For more information:
Call: Toll Free 1 866 616 4195
Email: Info@ServiceManagementArt.com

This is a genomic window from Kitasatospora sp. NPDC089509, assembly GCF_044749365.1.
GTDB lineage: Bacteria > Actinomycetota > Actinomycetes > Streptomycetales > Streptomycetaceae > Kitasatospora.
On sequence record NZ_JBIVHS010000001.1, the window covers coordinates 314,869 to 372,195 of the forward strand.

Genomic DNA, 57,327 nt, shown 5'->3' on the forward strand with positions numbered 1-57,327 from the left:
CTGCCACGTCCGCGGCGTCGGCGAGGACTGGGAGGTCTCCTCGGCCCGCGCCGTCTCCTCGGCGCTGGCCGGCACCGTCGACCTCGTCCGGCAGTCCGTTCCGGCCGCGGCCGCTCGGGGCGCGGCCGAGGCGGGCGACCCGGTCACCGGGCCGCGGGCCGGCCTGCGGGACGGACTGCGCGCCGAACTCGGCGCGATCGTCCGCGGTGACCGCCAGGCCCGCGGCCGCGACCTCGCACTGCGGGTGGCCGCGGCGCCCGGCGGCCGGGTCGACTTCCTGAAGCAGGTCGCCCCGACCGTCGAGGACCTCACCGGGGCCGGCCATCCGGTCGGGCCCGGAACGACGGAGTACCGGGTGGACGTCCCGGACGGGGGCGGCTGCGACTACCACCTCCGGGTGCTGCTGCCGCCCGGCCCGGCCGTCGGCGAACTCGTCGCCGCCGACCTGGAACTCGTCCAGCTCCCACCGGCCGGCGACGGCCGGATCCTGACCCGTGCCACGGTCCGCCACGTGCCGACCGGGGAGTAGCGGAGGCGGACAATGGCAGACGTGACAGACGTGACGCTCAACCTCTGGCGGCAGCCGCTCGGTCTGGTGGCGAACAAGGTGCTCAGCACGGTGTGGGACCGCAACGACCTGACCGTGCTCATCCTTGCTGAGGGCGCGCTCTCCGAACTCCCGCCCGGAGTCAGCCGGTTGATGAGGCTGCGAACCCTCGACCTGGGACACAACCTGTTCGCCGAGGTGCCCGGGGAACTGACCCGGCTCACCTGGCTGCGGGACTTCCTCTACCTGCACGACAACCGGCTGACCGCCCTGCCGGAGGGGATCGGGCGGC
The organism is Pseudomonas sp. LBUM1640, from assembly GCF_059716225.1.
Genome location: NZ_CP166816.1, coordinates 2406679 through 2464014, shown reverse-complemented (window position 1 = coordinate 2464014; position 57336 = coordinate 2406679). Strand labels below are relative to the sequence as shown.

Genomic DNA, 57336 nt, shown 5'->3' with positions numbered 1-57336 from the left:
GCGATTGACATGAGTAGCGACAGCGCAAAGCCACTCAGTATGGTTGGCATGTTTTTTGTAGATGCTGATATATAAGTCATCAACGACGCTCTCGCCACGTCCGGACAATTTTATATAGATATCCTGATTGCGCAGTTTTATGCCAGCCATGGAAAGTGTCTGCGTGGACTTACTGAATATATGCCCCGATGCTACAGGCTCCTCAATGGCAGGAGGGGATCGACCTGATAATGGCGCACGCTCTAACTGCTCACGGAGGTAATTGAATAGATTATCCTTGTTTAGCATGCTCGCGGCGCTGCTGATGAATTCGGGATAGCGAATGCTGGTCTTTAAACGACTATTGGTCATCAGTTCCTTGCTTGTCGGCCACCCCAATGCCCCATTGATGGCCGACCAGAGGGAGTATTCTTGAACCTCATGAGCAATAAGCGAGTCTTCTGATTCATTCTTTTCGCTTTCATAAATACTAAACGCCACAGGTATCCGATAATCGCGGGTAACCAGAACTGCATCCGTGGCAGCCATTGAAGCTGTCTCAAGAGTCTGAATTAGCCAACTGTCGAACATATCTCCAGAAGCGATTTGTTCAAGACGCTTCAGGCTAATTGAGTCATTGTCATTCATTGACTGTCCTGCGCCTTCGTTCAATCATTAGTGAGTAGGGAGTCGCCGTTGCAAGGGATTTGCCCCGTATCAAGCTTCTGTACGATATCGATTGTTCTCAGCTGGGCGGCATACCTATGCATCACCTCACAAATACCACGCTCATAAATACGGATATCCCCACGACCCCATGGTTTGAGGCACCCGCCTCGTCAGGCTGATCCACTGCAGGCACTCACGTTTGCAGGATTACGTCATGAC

1. Shared risks & rewards • Mutual understanding and appreciation of capabilities and needs. Trusted Advisor BRM & Service MGMT Excellence Establish Demand MGMT Discipline LEVEL 1 AD HOC I’m too busy to think about anything other than being too busy 3. • Lack of Service Management discipline. • Business partner engaged in Service Management. the result costs too much.RACI Model Accountable Responsible Consulted Informed Operating Model Cultural & Political essential truths and qualities Values declarative laws and rights Principles codes. • No clear sense of Provider service cost or value. achievement or major objective Intents Implications Outcomes enabling components decision rights Governance Service Mgt. • Provider engages early and often in Business Partner decision cycle. Manage Infrastructure and Services Manage Resource Supply Manage Provider Organization • Orchestrates Program and Project Management resources to manage initiatives • Communicate Program/Project Exceptions • Ensure business partner engagement • Represents the “voice of the business partner” Business Relationship Management Professional® and BRMP® are registered trade marks of Business Relationship Management Institute. but value is often inconsistent and subjective. Business-Provider Alignment Contextual Barrier: What drives our behaviours Shared goals for maximizing value. first-out. All rights reserved. but inconsistent results with major projects. works with them. Service Provider STRATEGIC INTENT CORE COMPETENCY CURRENT STRATEGY BUSINESS GOVERNANCE Drives Specification Barrier: What IT must do Impacts Inf orm En ation ab les DELIVER IT SERVICES Business Relationship Management Organizational Capability Impacts IT Portfolio Aligns INFORMATIONAL ARCHITECTURE STRATEGIC Implementation Barrier: What we get done Identifying Strategic Possibilities Setting Strategy and Agenda Identifying Execution Gaps Defining Problems and Solution Needs Identifying Solution Options Selecting Solutions What strategic options does IT create for us? What fundamental strategic changes must we make? What must we do to address our performance issues? What are we looking for in a solution? What are our options? Which of the solutions do we choose? Identifying the Possibilities Shape the Agenda Pinpoint performance gaps and opportunities Uncover problems and clarify needs Suggest new or improved solutions Show how the solution fits the defined problem TRANSACTIONAL INFRASTRUCTURE Ad Hoc "Leveraging the New Infrastructure: How Market Leaders Capitalize on IT" by Peter Weill and Marianne Broadbent. • Beginnings of investment mindset. • Consistent services. surfaces and shapes business demand • Orchestrates resources to create and deploy solutions and services • Ensures appropriate business partner engagement and ownership Manage Initiative and Service Portfolio Manage Risk and Compliance • Represents partner interests • Escalated when necessary proven experience • proven tactics • proven success Manage Architecture Conceive Value Solutions Create and Deploy Solutions and Services For more information: Call: Toll Free 1 866 616 4195 Email: Info@ServiceManagementArt. Strategic Partner We work together with our business partners to survive and prosper Embrace Continuous Improvement LEVEL 3 SERVICE PROVIDER My Provider prevents me from making big mistakes but I’m not always sure of the direction we’re heading Embrace BRM Role & Service MGMT I engage my Provider when I need something so they stay out of my way when I don’t need them The routine is routine. • Increasing sense of value from investments in Provider services and capabilities. • Risks and rewards are shared.4 NOT FOR RESALE Manage Initiatives All Images and Text Copyright © 2014 by Business Relationship Management Institute. Inc.com Operate and Sustain Solutions and Services Version 1. • Modified LIFO—Loudest-in. but we are always behind 4. statutes. • Antagonistic “We/They” relationships. • Quality data to support value analyses are regularly gathered. roles and committees Services Metrics leading and lagging indicators BRM Maturity Level 5. reviewed. Our business partners understand our capabilities. . Copyright © 1998 Harvard Business Publishing Order-Taker Service Partner Trusted Advisor Strategic Partner Business-Provider Maturity Model Value Improve Business Effectiveness Level 2 Support Business Efficiency Level 1 Level 2 IT Focus • Establish common IT infrastructure • Build IT credibility • Improve solution delivery • Establish Enterprise Architecture • Respond to ‘consumerization of IT’ Level 2 Business Needs • Business network/process redesign • Enable business and partnerships • Management information • Process orientation Level 1 Business Needs • Foundation systems • Cost savings • Operation information • Functional orientation “Strategic” BRM Level 3 IT Focus • Continuous strategy and planning • Converge business and IT • Expand and extend infrastructure • Enable flexibility and agility • Embrace ‘consumerization of IT’ Supply Level 1 IT Focus • Provide basic systems and services • Stabilize operations and support • Improve service delivery • IT management fundamentals Time Focus is Demand Management 3 Level 3 Business Needs • Business growth and innovation • Rapid reconfiguration capability • Market information • Business integration orientation “Tactical” BRM Level Demand 2. Little use of Program Management. • No quality data to support cost or value analyses. Rights Operate Packaging/ Segmentation Internal Measures Responsibilities Individual Measures Organization businessoriented and priced External Measures Processes Roles management. reason for being Vision aspiration. • Mutual accountability for achieving value from investments in Provider services and capabilities. rules and standards Policies operating requirements and behaviors Mission purpose. • Costs are transparent. Order Taker Frequent misperceptions builds distrust & reactive course-changes • Demand prioritized based upon weak or subjective data. • Innovation process in place to leverage on emerging technologies. first-out • Unmanaged demand. • Provider service portfolio appropriate to business needs. and Cooperation based on helps improve them mutual respect and understanding Engage Provider Portfolio & Transition in Strategic Thinking MGMT Excellence Operating Model Deliver Alignment Effectiveness Enablement LEVEL 4 TRUSTED ADVISOR My Provider is helpful and reliable measurable future achievements Program Management Initiatives Shared goals for maximizing value. and takes too long Our business partners help set priorities. Role of BRM in Capability Model Focus is Supply Management Innovate Business Transformation The routine is routine. We are asked to be predictable but there is no way to forecast demand so we know we disappoint our business partners more often than not Loudest-in. innovation is a challenge Moving upstream in the decision process increases strategic engagement and value yield Opportunities: Technology Threats: Substitutes Constraints: Regulations IT Strategy ROLES OF IT Business Partner’s Decision Cycle Environment Decision Step Products Market Investment Customers Business Partners Questions Strategic Context IT Objective Expression Barrier: What we want to do Cooperation based on mutual respect and understanding • Clear process for engagement—at least for steady state services. • Unclear rules of engagement. • Frequent misperception builds distrust. first-out Characteristics • Common goals with a focus on business value realization. shared risks & rewards Embrace Business Value Realization Portfolio Management Business Transition Management LEVEL 5 STRATEGIC PARTNER My Provider is integral to business success and growth and helps me succeed Strategy Align Explicit & Tangible Business Relationship Maturity Model • Primary focus for a given domain • Helps define services and initiatives Manage Relationships • Works with partner to incorporate risks and compliance needs • Help partner understand their role in managing risk and ensuring compliance • Engages Architects at appropriate points in the lifecycle • Stimulates. • Provider capabilities converged with business capabilities. innovation is a challenge LEVEL 2 ORDER TAKER Frequent misperceptions build distrust & reactive coursechanges Embrace the Reality of Existing Capabilities If I’m lucky enough to get my Provider’s attention. and used to support decision making. Ad Hoc Loudest-in. delivers too little. • Provider is reactive and does not challenge business requests.